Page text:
All the same, what really gets me is not so much the weight as the health issue. When I put on weight it wasn’t from unhealthy food, it was mostly from too much food (big portions and too much “comfort eating”) and not enough exercise. No fried sugary stuff involved. How in the world can people have a sense of wholeness and holiness and eat junk food? Are seminaries and congregations reinforcing the stuff you can read about (or see — haven’t seen the movie but did read the book) in Fast Food Nation? Is no one thinking about sustainability and eating local food (organic is good but local and organic is better, and just plain local is already good — and don’t tell me this is only a California thing, I know someone in Syracuse, NY who is blogging on food and sustainability up there in the snow belt, and living it, too)? Have we so screwed up our taste buds that we don’t know that fresh fruit is more delicious than Krispy Kremes and a few squares of dark chocolate ten times better than ten Twinkies?

    I’ve also noticed that Coffee Hour (that great sacrament of the Episcopal Church and many other religious bodies) is often really unhealthy. We’ve gone for the Fair Trade coffee in many cases, good. But what’s with the lack of herbal tea as an alternative? And what’s with the white sugar? And the cookies on an empty stomach?!

    Sorry, but I could rant for hours about this. (I also just had my first sugary dessert in weeks at a friend’s home, I just realized — hmmm, maybe it got me worked up; but don’t blame this all on sugar shock.) It’s not just the aesthetics and the representational thing — though that is important and PeaceBang, I’m with you on the professional image (what does it say to congregants if their pastor is exhausted and out of shape? And I don’t mean a little round, we all have different body types)and the self-care — but the issue of health awareness and the fostering of health.

    BTW, in two congregations I’ve been in, people have been thrilled to have alternatives to eat. I’m not a full-time pastor these days (I have another religion-related gig to earn a living and do the occasional leadership thing at my congregation) so I can get away with some things that perhaps would draw more fire if I were the major authority figure but when I take a turn at catering coffee hour and I bring local cheese and whole grain crackers and hummus and a bit of fresh fruit, people say ooh and aah and scarf it down, and by the way I live in the South where it’s not Northern Chi-Chi Land (though I did come from Chi-Chi Land originally).

    What I am rambling about is that there’s a pastor issue and there’s a broader community issue of changing the culture and of public health problems in the U.S. having to do with health and food and exercise and rest and BALANCE. I’m not talking about getting everyone on a diet but about being mindful about how we live in the environment, what we put in our bodies, how we make and share food and where we get it (and who benefits economically and for whom it’s economically hard to get and make healthy food — I know the class issues here), how we experience pleasure, and so on.

    How can we all help each other? This is a community issue and not just a ministers’ issue.

    At the same time, I do notice the high, high percentage of overweight and out of shape clergy.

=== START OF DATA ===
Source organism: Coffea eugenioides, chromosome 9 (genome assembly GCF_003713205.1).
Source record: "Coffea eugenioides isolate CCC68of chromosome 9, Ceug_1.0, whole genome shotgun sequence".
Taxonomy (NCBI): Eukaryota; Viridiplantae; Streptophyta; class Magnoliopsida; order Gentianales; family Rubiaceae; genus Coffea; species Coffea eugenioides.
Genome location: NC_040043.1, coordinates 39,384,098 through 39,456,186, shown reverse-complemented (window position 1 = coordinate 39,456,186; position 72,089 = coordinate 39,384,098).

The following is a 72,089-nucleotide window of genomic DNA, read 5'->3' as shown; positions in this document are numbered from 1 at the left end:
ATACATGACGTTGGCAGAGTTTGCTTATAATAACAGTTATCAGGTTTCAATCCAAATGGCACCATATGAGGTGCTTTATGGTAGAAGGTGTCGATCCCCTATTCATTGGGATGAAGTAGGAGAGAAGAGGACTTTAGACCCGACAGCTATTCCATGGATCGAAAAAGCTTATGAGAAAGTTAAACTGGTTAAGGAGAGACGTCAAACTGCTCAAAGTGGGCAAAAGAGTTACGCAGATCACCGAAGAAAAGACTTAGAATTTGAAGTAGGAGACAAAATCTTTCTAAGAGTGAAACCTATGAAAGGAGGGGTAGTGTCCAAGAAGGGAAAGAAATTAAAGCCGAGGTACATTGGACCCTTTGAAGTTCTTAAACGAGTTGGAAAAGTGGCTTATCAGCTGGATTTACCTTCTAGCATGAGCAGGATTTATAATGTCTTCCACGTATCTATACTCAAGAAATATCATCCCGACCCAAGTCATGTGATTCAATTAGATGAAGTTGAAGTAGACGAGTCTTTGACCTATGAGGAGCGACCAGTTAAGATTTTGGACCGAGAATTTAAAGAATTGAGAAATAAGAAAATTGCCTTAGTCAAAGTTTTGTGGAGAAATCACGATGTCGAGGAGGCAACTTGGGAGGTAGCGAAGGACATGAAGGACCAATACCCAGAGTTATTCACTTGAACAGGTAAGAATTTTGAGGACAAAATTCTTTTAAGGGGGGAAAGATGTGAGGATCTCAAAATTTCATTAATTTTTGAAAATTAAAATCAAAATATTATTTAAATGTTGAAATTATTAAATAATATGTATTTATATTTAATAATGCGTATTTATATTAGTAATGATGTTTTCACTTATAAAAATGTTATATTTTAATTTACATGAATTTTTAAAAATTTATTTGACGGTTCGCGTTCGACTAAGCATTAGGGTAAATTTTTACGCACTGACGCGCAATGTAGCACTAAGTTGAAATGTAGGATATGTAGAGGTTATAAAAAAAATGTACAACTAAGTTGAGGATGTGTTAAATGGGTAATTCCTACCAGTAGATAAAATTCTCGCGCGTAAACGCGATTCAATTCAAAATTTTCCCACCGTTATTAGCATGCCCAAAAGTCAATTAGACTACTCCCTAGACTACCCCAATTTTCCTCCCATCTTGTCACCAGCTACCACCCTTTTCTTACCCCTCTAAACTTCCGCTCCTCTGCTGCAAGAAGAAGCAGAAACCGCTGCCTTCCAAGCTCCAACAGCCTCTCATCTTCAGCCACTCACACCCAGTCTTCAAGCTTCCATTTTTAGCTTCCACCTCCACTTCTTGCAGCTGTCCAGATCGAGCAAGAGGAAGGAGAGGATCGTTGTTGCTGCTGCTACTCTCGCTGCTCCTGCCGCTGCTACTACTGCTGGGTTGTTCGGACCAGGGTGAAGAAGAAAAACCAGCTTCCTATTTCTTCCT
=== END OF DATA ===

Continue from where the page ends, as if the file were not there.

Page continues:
But I notice the same thing when I travel, in airports, and in various public spaces.

    Another thought: some denominations have regional committees on clergy wellness (we do in the Episcopal Church though I’m not sure it’s true of all dioceses — but it has been of the last two in which I’ve lived, in two different regions of the U.S.), an excellent idea, and they encourage clergy to meet with their vestries/steering committees/sessions/councils/whatever-your-lay-leadership-group-is-called or with a subgroup of lay leaders and to have some conversation and accountability around issues of clergy wellness.

    But there is also the issue of whether seminaries deal at all in a formal way (I mean beyond informal pastoral care by the dean of students and student-initiated or community-based activities) with the question of health, health and spirituality, health and wholeness, health and justice, clergy and their bodies, food and exercise, body/mind/spirit and so on. I will bet that almost none of us had an actual for-credit seminary course or even mini-course on this topic. Am I right? (I sound like New York. Now you KNOW I didn’t start out in the South.)

    Thanks for the space to rant. I mean well, I just go off on friendly tirades. It’s probably also that sugar. 😉

  6. P.S. What’s with the lack of spacing on this blog software? I put a space between my paragraphs and kept them short so my post wouldn’t be hard on the eyes and so people could read it more easily, and when it came out above it was all smooshed.

  7. Hello Rev Peacebang! Just a little fan comment to say how much I love your blog. I just bought new shoes today (heels!!) and thought of you – they will be for wearing to work, and I usually wear Birks to work (nerdy maths/sci teacher).

    But with your comment about how leather stretches, I’m wondering if I should exchange them for the slightly smaller size… Hmmm.

  8. i am not sure if i was one of your case studies… i might not have shaved one day, but generally i can get away with two days before my body’s understanding of gross facial hair really shows.

    gavin-who could loose some pounds but also didn’t entertain the doughnut.